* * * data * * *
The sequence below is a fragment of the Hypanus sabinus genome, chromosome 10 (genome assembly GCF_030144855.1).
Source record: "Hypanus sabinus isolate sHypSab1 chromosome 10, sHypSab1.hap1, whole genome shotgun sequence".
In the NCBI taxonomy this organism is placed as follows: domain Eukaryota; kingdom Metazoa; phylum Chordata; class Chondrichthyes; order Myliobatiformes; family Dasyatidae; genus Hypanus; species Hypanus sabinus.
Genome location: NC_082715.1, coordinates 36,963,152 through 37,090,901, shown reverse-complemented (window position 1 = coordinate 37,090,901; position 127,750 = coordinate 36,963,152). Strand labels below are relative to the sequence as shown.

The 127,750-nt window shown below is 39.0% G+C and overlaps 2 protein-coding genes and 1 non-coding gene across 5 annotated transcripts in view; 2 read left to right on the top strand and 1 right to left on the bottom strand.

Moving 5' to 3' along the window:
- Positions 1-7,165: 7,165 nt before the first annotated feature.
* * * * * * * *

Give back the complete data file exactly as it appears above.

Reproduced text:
The sequence below is a fragment of the Hypanus sabinus genome, chromosome 10 (genome assembly GCF_030144855.1).
Source record: "Hypanus sabinus isolate sHypSab1 chromosome 10, sHypSab1.hap1, whole genome shotgun sequence".
In the NCBI taxonomy this organism is placed as follows: domain Eukaryota; kingdom Metazoa; phylum Chordata; class Chondrichthyes; order Myliobatiformes; family Dasyatidae; genus Hypanus; species Hypanus sabinus.
Genome location: NC_082715.1, coordinates 36,963,152 through 37,090,901, shown reverse-complemented (window position 1 = coordinate 37,090,901; position 127,750 = coordinate 36,963,152). Strand labels below are relative to the sequence as shown.

The 127,750-nt window shown below is 39.0% G+C and overlaps 2 protein-coding genes and 1 non-coding gene across 5 annotated transcripts in view; 2 read left to right on the top strand and 1 right to left on the bottom strand.

Moving 5' to 3' along the window:
- Positions 1-7,165: 7,165 nt before the first annotated feature.